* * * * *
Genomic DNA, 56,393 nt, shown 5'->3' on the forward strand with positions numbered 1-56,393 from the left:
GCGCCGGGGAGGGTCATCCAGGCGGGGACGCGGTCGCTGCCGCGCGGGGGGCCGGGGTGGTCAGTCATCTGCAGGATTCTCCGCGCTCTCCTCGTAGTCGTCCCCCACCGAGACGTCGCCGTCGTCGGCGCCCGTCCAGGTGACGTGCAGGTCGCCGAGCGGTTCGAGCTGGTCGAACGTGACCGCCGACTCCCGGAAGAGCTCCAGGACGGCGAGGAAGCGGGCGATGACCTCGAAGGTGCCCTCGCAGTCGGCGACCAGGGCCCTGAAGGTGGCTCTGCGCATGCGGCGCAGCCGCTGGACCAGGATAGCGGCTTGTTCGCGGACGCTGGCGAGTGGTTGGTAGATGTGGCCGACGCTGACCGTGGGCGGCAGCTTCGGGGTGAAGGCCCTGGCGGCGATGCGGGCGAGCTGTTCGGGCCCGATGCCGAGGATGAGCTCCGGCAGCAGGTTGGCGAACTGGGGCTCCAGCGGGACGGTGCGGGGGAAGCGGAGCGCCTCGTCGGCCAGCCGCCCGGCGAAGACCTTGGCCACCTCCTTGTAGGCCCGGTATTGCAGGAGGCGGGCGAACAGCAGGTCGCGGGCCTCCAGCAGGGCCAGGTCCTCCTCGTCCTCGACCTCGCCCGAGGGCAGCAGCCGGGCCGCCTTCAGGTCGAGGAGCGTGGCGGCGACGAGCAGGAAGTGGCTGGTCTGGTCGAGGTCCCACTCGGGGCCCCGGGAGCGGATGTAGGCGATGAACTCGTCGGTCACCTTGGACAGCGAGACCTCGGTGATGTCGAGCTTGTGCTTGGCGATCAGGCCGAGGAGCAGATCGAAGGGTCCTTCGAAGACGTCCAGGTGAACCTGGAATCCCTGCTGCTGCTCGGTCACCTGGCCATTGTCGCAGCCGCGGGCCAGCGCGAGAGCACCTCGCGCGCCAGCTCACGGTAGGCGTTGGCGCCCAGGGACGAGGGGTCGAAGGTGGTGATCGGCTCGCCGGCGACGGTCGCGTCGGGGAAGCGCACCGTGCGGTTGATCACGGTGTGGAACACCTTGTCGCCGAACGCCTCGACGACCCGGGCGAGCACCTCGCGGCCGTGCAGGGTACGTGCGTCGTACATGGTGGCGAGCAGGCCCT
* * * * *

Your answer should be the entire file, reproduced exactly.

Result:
Genomic DNA, 56,393 nt, shown 5'->3' on the forward strand with positions numbered 1-56,393 from the left:
GCGCCGGGGAGGGTCATCCAGGCGGGGACGCGGTCGCTGCCGCGCGGGGGGCCGGGGTGGTCAGTCATCTGCAGGATTCTCCGCGCTCTCCTCGTAGTCGTCCCCCACCGAGACGTCGCCGTCGTCGGCGCCCGTCCAGGTGACGTGCAGGTCGCCGAGCGGTTCGAGCTGGTCGAACGTGACCGCCGACTCCCGGAAGAGCTCCAGGACGGCGAGGAAGCGGGCGATGACCTCGAAGGTGCCCTCGCAGTCGGCGACCAGGGCCCTGAAGGTGGCTCTGCGCATGCGGCGCAGCCGCTGGACCAGGATAGCGGCTTGTTCGCGGACGCTGGCGAGTGGTTGGTAGATGTGGCCGACGCTGACCGTGGGCGGCAGCTTCGGGGTGAAGGCCCTGGCGGCGATGCGGGCGAGCTGTTCGGGCCCGATGCCGAGGATGAGCTCCGGCAGCAGGTTGGCGAACTGGGGCTCCAGCGGGACGGTGCGGGGGAAGCGGAGCGCCTCGTCGGCCAGCCGCCCGGCGAAGACCTTGGCCACCTCCTTGTAGGCCCGGTATTGCAGGAGGCGGGCGAACAGCAGGTCGCGGGCCTCCAGCAGGGCCAGGTCCTCCTCGTCCTCGACCTCGCCCGAGGGCAGCAGCCGGGCCGCCTTCAGGTCGAGGAGCGTGGCGGCGACGAGCAGGAAGTGGCTGGTCTGGTCGAGGTCCCACTCGGGGCCCCGGGAGCGGATGTAGGCGATGAACTCGTCGGTCACCTTGGACAGCGAGACCTCGGTGATGTCGAGCTTGTGCTTGGCGATCAGGCCGAGGAGCAGATCGAAGGGTCCTTCGAAGACGTCCAGGTGAACCTGGAATCCCTGCTGCTGCTCGGTCACCTGGCCATTGTCGCAGCCGCGGGCCAGCGCGAGAGCACCTCGCGCGCCAGCTCACGGTAGGCGTTGGCGCCCAGGGACGAGGGGTCGAAGGTGGTGATCGGCTCGCCGGCGACGGTCGCGTCGGGGAAGCGCACCGTGCGGTTGATCACGGTGTGGAACACCTTGTCGCCGAACGCCTCGACGACCCGGGCGAGCACCTCGCGGCCGTGCAGGGTACGTGCGTCGTACATGGTGGCGAGCAGGCCCT